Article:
Supporters of her crusade

AFTER graduating from Geneva College, Blackwell studied briefly in Paris and then in London, where she became acquainted with that country’s leading literary and scientific figures. She also began lifelong friendships with Florence Nightingale (1820-1910), a self-taught expert in nursing who had not yet achieved fame for her work during the Crimean War, and Anne Isabella Milbanke, the mathematician and heiress known as Lady Byron since her short and unsuccessful marriage to romantic poet Lord George Gordon Byron (1788-1824), who in happier times had affectionately dubbed his wife the "princess of Parallelograms."

Lady Byron learned of Blackwell through mutual friends and the two initiated a correspondence when the young doctor interned at a London hospital. Blackwell wrote to her sister that she had never met a woman with greater scientific interests and knowledge. She greatly admired the older women’s "rare intelligence" and "long experience" and described for her sister an invigorating three-day visit to Byron’s fashionable home in Brighton. There Blackwell met noted Irish author Mrs. Anna Jameson (1794-1860) and flamboyant Shakespearean actress Fanny Kemble (1809-1893). She also conversed with Byron on a variety of topics in a lively manner characteristic of their subsequent correspondence.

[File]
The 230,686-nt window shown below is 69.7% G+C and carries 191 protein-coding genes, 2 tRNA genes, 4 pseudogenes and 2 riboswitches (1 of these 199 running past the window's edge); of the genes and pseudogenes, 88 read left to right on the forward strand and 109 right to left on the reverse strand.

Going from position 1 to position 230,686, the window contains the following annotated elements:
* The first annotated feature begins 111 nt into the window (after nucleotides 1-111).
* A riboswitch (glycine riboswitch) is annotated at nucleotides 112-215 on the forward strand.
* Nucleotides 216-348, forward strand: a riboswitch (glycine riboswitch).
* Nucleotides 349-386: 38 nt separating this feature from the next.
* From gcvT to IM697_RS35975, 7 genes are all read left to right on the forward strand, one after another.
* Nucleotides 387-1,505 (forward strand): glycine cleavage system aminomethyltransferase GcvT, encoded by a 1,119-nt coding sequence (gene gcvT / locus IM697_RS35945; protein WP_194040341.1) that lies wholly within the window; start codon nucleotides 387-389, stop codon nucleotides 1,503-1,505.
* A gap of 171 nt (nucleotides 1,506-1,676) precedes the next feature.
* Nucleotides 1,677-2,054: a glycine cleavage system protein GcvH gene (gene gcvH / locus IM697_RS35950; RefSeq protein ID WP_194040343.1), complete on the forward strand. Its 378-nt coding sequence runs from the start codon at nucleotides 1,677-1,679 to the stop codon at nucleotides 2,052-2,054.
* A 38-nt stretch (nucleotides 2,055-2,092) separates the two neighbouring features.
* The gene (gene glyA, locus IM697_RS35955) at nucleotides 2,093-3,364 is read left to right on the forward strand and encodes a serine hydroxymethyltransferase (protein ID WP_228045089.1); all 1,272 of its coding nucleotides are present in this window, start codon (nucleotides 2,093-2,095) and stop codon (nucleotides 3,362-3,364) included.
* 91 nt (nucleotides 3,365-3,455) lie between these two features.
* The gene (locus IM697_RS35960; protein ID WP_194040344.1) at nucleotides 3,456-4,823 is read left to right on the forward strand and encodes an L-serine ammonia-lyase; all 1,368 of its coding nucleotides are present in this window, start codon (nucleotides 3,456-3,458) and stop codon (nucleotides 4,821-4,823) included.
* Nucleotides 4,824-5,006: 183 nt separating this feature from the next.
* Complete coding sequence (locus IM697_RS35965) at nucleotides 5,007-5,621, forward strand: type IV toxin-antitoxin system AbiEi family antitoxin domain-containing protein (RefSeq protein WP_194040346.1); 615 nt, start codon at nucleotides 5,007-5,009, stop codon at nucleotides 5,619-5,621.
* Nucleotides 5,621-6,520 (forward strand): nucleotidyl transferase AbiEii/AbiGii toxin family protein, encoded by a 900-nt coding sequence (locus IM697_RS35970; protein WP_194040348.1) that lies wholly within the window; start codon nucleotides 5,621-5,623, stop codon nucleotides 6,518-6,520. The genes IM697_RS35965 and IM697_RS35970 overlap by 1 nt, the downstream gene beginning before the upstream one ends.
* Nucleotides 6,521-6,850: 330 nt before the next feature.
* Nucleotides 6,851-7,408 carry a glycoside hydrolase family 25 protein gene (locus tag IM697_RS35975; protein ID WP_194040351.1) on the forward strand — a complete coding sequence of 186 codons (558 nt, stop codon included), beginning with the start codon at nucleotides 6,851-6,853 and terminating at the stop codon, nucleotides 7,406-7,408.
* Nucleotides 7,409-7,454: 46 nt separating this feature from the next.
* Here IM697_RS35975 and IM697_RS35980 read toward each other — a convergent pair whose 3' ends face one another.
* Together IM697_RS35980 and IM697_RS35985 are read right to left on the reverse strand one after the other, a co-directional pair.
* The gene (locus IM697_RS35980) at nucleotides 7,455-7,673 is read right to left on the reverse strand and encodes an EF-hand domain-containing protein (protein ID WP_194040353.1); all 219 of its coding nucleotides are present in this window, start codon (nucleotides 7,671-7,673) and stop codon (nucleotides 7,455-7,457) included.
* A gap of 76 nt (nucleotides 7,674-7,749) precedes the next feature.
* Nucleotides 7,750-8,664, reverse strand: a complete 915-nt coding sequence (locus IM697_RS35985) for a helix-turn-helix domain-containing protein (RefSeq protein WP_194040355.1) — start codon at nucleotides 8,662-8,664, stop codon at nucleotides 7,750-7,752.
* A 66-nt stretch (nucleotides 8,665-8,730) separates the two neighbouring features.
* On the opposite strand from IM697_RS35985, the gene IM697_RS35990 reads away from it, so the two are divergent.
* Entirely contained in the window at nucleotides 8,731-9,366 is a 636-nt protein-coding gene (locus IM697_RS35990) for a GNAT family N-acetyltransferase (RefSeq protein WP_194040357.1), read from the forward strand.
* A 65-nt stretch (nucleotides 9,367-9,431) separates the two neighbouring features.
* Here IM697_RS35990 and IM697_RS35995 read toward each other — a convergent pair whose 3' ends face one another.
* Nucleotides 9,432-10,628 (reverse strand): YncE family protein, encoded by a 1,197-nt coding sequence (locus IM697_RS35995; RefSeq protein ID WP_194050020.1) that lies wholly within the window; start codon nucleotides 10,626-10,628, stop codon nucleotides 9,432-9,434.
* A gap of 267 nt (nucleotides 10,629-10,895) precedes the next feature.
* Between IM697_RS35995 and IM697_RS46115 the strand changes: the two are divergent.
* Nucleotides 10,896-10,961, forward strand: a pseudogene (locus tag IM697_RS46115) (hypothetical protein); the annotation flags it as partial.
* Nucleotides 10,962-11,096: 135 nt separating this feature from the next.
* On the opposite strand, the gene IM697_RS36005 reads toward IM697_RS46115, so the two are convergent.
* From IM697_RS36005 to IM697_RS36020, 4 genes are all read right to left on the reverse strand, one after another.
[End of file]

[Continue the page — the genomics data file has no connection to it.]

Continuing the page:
Byron and other supporters wanted Blackwell to establish a practice in England based on her interests in preventive medicine, sanitation and moral reform, personal hygiene, and natural remedies like hydrotherapy and fresh-air treatments. Blackwell, however, believed that she would meet with less resistance in America, where medical schools had begun admitting more women. Unfortunately she miscalculated the difficulty of her endeavor. Arriving in New York in August 1851, Blackwell found herself barred from practice in city hospitals and considered comparable to a notorious abortionist, who also identified herself as a "female physician." In 1853 Blackwell opened a small dispensary in one of the city’s tenement districts, where she was later joined, first by her sister, Dr. Emily Blackwell (1826-1910), and then by Dr. Marie Zakrzewska (1829-1902), both recent medical school graduates. The following year, the three women opened the New York Infirmary for Women and Children.

Throughout this difficult time in her life, Blackwell kept in touch with Byron and other British friends, some of whom contributed financially to the hospital.